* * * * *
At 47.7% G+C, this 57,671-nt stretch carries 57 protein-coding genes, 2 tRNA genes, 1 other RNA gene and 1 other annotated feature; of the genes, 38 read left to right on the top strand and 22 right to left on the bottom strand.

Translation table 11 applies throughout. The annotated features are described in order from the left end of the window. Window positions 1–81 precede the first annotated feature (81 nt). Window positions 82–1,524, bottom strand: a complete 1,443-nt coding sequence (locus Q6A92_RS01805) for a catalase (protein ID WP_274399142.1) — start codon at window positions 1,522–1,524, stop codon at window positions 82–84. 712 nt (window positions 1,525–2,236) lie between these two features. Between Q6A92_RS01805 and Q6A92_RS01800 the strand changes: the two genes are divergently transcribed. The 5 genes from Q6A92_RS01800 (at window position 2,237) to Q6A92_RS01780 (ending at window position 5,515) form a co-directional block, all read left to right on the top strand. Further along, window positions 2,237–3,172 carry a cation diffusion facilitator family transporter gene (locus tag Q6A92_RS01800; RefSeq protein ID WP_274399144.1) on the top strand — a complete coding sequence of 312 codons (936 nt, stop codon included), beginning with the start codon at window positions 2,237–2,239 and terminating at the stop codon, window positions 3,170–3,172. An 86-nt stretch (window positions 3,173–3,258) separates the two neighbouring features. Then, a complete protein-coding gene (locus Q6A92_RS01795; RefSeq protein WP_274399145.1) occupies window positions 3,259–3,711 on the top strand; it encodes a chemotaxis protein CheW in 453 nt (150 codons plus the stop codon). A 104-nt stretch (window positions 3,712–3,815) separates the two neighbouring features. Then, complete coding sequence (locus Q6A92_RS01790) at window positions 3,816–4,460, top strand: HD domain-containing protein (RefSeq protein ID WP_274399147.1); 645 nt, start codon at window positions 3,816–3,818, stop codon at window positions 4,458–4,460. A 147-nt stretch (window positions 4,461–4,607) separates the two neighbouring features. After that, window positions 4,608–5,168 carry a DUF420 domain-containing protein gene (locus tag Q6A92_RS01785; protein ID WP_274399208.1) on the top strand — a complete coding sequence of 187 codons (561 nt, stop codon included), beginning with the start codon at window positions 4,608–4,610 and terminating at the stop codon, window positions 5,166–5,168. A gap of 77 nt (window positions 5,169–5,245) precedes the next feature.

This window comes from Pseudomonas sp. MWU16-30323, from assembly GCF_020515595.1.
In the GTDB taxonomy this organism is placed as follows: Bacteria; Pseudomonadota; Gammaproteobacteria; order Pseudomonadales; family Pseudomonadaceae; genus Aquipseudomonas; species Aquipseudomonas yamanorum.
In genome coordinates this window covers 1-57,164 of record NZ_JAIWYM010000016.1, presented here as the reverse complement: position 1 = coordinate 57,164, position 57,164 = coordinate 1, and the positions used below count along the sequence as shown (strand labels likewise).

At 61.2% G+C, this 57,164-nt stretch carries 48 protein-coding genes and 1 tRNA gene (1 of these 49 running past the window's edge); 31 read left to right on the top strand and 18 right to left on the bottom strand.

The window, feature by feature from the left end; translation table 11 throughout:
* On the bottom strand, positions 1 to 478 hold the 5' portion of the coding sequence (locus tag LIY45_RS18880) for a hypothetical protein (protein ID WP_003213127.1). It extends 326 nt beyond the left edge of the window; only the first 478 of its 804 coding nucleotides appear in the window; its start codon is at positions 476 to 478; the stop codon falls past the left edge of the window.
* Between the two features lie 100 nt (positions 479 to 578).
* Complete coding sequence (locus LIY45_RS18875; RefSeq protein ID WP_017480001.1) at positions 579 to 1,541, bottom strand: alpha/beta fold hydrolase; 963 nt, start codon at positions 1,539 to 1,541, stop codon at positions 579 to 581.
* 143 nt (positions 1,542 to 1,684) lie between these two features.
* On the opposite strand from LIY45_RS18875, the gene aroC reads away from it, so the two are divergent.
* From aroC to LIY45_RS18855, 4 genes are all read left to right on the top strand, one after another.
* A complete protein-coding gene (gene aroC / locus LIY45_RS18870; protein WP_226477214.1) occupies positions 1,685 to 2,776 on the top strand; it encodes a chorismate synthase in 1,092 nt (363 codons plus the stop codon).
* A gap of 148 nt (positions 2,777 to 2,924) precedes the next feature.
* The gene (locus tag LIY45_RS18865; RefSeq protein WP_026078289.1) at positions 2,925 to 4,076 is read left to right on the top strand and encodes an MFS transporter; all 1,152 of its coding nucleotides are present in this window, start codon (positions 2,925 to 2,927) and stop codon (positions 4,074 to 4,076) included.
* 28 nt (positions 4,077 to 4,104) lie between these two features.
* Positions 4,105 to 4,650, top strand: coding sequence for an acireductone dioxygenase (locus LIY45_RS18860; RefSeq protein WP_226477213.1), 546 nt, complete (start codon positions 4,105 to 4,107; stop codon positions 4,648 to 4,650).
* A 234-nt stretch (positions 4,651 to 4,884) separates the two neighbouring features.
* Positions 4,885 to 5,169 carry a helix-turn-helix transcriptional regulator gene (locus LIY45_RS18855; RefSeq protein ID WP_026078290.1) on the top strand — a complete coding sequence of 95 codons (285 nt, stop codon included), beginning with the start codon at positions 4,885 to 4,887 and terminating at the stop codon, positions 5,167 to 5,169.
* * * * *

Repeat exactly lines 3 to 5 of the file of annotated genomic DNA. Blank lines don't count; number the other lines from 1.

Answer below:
This window comes from Pseudomonas sp. MWU16-30323, from assembly GCF_020515595.1.
In the GTDB taxonomy this organism is placed as follows: Bacteria; Pseudomonadota; Gammaproteobacteria; order Pseudomonadales; family Pseudomonadaceae; genus Aquipseudomonas; species Aquipseudomonas yamanorum.
In genome coordinates this window covers 1-57,164 of record NZ_JAIWYM010000016.1, presented here as the reverse complement: position 1 = coordinate 57,164, position 57,164 = coordinate 1, and the positions used below count along the sequence as shown (strand labels likewise).